its not a problem its designed that way.
InSearchOf
I mean... I dont think it is a problem... but is there a way to force the writes?

Late
TJBK_TJB
QUOTE(InSearchOf @ Aug 23 2006, 06:08 AM)
I mean... I dont think it is a problem... but is there a way to force the writes?

Late
*


init 6

It only writes during a proper shutdown or when it runs out of buffer.
InSearchOf
I don't believe that fixes it... I will try when I get home... but "reboot" is the same as a "init 6"... and I've done many reboots with no hope... unless reboot leaves out something running in init 6... but I thought "reboot" basicly a symlink to lauch init 6...


Late
wrc4
QUOTE(InSearchOf @ Aug 23 2006, 10:45 AM)
I don't believe that fixes it... I will try when I get home... but "reboot" is the same as a "init 6"... and I've done many reboots with no hope... unless reboot leaves out something running in init 6... but I thought "reboot" basicly a symlink to lauch init 6...


Late
*


On pdaXrom beta1, reboot is actually a link to "halt".

TJBK_TJB,

Do you mean that if the system shutdown abnormally, the changes to the JFFS2 file system could be lost? This is a very important point because I rarely have the incorrect inodes on my 7500C, but a LOT on my C1000. Could this mean that the shutdown function of C1000 is not very decent?

--edit--
I looked at iamasmith's post and got a better understanding of the issue. I think I have similiar issues with "sommi", (who never pinned back, BTW), I just need to ensure the changes I made to files will survive a reboot (either with reboot, halt ot init 6).
adf
seems like in most cases suppressing the messgaes would be a better "cure" than forcing write....
wrc4
QUOTE(adf @ Aug 23 2006, 09:00 PM)
seems like in most cases suppressing the messgaes would be a better "cure" than forcing write....
*


This article here answered some of my questions:
http://www.linux-mtd.infradead.org/faq/jffs2.html

My problem is that something is really LOST in my flash during reboot. So I need to ensure a physical write to NAND after I add some software or change some important configuration.

The article mentioned that fsync() or sync() can do that. Also, the "/proc/sys/vm/dirty_expire_centisecs" controls the timeout for writing to NAND. I checked that pdaXrom beta1 doesn't have that in /proc while OZ has it.

It also mentioned that mounting root as readonly before shutdown will force the write. I don't know if these are all properly setup in pdaXrom beta3 for C1000 release.
karlto
QUOTE(wrc4 @ Aug 24 2006, 07:43 PM)
It also mentioned that mounting root as readonly before shutdown will force the write. I don't know if these are all properly setup in pdaXrom beta3 for C1000 release.
*

Many (most?) Linux systems do this, so it seems like the best way. Interestingly enough though, /etc/rc.d/init.d/halt appears remount every filesystem except jffs2 (and swap/proc etc)...

(I have an SL6000, not a C1000, but I would have thought this stuff is the same)
wrc4
QUOTE(karlto @ Aug 24 2006, 11:48 AM)
QUOTE(wrc4 @ Aug 24 2006, 07:43 PM)
It also mentioned that mounting root as readonly before shutdown will force the write. I don't know if these are all properly setup in pdaXrom beta3 for C1000 release.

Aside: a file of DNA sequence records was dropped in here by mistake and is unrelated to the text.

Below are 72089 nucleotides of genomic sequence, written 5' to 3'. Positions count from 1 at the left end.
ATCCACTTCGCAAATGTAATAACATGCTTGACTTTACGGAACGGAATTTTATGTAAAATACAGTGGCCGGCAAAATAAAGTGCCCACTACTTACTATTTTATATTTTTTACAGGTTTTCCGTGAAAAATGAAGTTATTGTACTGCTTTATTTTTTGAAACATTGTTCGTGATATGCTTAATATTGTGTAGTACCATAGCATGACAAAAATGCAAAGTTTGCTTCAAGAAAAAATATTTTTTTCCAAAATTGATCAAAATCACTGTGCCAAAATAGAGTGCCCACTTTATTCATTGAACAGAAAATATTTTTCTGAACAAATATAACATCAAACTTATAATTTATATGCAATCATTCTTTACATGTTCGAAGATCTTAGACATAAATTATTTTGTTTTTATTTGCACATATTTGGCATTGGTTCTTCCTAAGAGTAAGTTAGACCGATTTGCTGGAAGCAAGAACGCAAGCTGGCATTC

*

Many (most?) Linux systems do this, so it seems like the best way. Interestingly enough though, /etc/rc.d/init.d/halt appears remount every filesystem except jffs2 (and swap/proc etc)...

(I have an SL6000, not a C1000, but I would have thought this stuff is the same)
*



Do you mean I can fix this by adding the line for remounting JFFS2 in the script?
Meanie
QUOTE(wrc4 @ Aug 25 2006, 11:31 AM)
QUOTE(karlto @ Aug 24 2006, 11:48 AM)
QUOTE(wrc4 @ Aug 24 2006, 07:43 PM)
It also mentioned that mounting root as readonly before shutdown will force the write. I don't know if these are all properly setup in pdaXrom beta3 for C1000 release.
*

Many (most?) Linux systems do this, so it seems like the best way. Interestingly enough though, /etc/rc.d/init.d/halt appears remount every filesystem except jffs2 (and swap/proc etc)...

(I have an SL6000, not a C1000, but I would have thought this stuff is the same)
*



Do you mean I can fix this by adding the line for remounting JFFS2 in the script?
*



actually, it remounts / as ro which is the jffs2 partition
karlto
QUOTE(Meanie @ Aug 25 2006, 02:55 PM)
QUOTE(wrc4 @ Aug 25 2006, 11:31 AM)
QUOTE(karlto @ Aug 24 2006, 11:48 AM)
QUOTE(wrc4 @ Aug 24 2006, 07:43 PM)
It also mentioned that mounting root as readonly before shutdown will force the write. I don't know if these are all properly setup in pdaXrom beta3 for C1000 release.
*

Many (most?) Linux systems do this, so it seems like the best way. Interestingly enough though, /etc/rc.d/init.d/halt appears remount every filesystem except jffs2 (and swap/proc etc)...

(I have an SL6000, not a C1000, but I would have thought this stuff is the same)
*



Do you mean I can fix this by adding the line for remounting JFFS2 in the script?
*



actually, it remounts / as ro which is the jffs2 partition
*


Does it? The version of the script on my zaurus only (it appears) does the following:

a ) turn off swap
b ) 3 attempts at unmounting network filesystems
c ) remounts (specifically only) ext2,ext3,minix,vfat and reiserfs filesystems as read-only

It doesn't look like it does anything with the jffs2 partition... (I don't know a lot about jffs2, so here is where you tell me I'm wrong smile.gif )